Monthly Archives: May 2016

Being Gentle


I’ve been learning so much since my revelation in therapy last week. I’m devouring articles and books and finally – finally – understanding that my insecurities and fears are perfectly understandable as a direct result of things that happened a long time ago.

It’s as though a huge weight has been lifted. I am not defective.

There is nothing wrong with me.

Of course the people who love me have told me that forever, but it can’t penetrate if you believe, deep down, that they are wrong.

Now I know they are right and everything has changed.

I am seeing myself and others with true compassion, maybe for the first time. I have always thought of myself as a compassionate person, but now I realize that I was good at being compassionate about strangers, but less good at feeling compassion for those whose lives affected mine. Because I was so caught up in my own fears and insecurities, those closest to me were often viewed through that prism.

Now that I am giving myself a break, I find I’m able to give others a break too. I’m able to see them as they are – individuals with their own issues, hang-ups, insecurities, fears, strengths and weaknesses – all of which are nothing to do with me.

For someone who has spent her whole life feeling responsible for everyone else’s emotional state, this is a HUGE relief. I have smiled more over the last few days than I have in a long time.

And, even more important … I have finally been inspired to start painting more than just selfies and life drawings. Today I went out for a walk and passed some beautiful cows. Tonight, I started a painting of one of them. It’s been a long time, but I think maybe I’m on my way back!


The selfie (that’s the first painting!) is number 151 in a 356-day series. You can see the others here.




May 30th

Heading into Leeds shortly to celebrate my brother’s birthday with him, so I’m posting earlier than usual. Another half face, this time in Indigo watercolour.


May 29th

I live in a beautiful home in one of the loveliest parts of the world.

Seriously. It’s gorgeous here.

I make a good living.

I have a kind husband who cares for me.

I have friends.

So far, I am healthy.

Why doesn’t any of this help?



No Mistakes

I had an art teacher once who used to say there are no mistakes when you draw blind (meaning drawing without looking at your paper or pencil). She said that even though you think the lines are in the wrong place, actually everything is just where it was supposed to be. It all means something.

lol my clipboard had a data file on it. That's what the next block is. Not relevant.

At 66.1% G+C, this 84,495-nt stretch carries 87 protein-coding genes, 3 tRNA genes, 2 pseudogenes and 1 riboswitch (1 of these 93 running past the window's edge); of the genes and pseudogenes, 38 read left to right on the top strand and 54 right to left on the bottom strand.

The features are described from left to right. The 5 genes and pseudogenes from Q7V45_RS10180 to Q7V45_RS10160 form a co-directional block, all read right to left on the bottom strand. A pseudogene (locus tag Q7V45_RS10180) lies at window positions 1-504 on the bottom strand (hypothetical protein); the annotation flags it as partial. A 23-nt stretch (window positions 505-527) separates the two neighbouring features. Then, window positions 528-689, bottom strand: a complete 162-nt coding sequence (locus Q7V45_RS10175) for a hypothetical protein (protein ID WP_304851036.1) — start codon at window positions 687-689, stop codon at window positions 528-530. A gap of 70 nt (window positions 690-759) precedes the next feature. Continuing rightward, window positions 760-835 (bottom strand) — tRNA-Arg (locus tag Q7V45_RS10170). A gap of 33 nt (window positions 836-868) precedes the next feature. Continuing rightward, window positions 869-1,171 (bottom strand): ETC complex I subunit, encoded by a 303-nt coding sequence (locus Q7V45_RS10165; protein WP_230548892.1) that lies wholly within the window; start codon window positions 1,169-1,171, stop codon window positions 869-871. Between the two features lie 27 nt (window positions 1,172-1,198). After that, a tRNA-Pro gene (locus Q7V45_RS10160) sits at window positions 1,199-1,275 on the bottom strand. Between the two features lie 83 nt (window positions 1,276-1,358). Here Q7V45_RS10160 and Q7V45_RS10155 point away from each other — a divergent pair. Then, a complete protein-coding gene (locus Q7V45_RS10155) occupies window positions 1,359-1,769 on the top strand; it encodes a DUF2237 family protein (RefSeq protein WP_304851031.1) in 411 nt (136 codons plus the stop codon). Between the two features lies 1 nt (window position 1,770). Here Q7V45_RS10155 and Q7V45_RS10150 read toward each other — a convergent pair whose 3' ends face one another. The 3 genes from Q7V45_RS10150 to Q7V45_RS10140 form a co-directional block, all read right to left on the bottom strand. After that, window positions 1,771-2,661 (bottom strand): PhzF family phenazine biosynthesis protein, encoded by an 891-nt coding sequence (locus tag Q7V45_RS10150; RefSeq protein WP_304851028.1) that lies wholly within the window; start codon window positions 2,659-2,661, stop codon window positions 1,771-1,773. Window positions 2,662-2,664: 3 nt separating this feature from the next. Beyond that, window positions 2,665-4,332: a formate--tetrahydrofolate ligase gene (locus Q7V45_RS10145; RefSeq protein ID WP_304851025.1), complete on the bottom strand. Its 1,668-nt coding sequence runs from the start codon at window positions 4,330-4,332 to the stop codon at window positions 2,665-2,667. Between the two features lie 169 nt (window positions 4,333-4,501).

In that case, this drawing makes me wonder two things.

  1. Why do I always draw one eye so much lower than the other when I draw blind?
  2. Is it just me, or do I look a little calmer than usual? Maybe a little more centered?





One of my favourite spiritual writers is called Pema Chodron. She’s an American lady who became a bhuddist nun, and she’s wise, kind, funny and always thought-provoking.

She talks a lot about ‘shenpa.’ Shenpa is the feeling you get when something triggers the worst of you. It’s that feeling of tightening, of shutting down, of acting in a way you don’t much like. It’s that feeling of being triggered by a person or event, and seeing yourself doing it but not being able to help it. The things that trigger shenpa are different for each of us – but it’s likely that for each one of us, they will be all too familiar. In other words, we all have our triggers and we’ve probably had the same ones our whole lives.

Maybe you feel shenpa when you’re criticized. You feel yourself tense up and then the next thing you know, you’re lashing out. Or maybe you feel shenpa when you envy someone who has what you want. Or maybe when you feel threatened in some way.

For me, it’s always about other people and my insecurities about them. I was triggered again tonight and, this time I watched and felt the shenpa as it happened.  I felt tight, anxious, on the verge of minor panic, and I experienced an urge to do something to relieve the tension. To seek reassurance. To gain control of the situation.

That’s what I always do. Act. Get control. Even if my actions are ultimately unproductive, or produce the wrong result, just acting has usually been enough.

Tonight, I worked really hard at doing nothing. I simply observed, witnessed, and waited. It wasn’t easy and I can’t say I relaxed, but I made it through without trying to take control and – what do you know – everything worked out just fine without my guiding hand.

I can’t make the anxiety go away just because I understand where it came from, but I think maybe watching and witnessing are the keys for now.




Feeling Lighter

After my therapy session the other day, I feel so much lighter. I don’t know if it will last, but it is as though I’ve put down a huge burden. One I’ve been carrying for as long as I can remember.

I’m still thinking about, and working through all the things I’ve learned, but the effect is already significant.

Will it last? Hard to say. My emotions can be so overwhelming that they can sweep me away no matter how hard I try to keep my footing. But maybe this time I will have a branch to hold on to. I know now why I feel as I do – surely that’s a step in the right direction?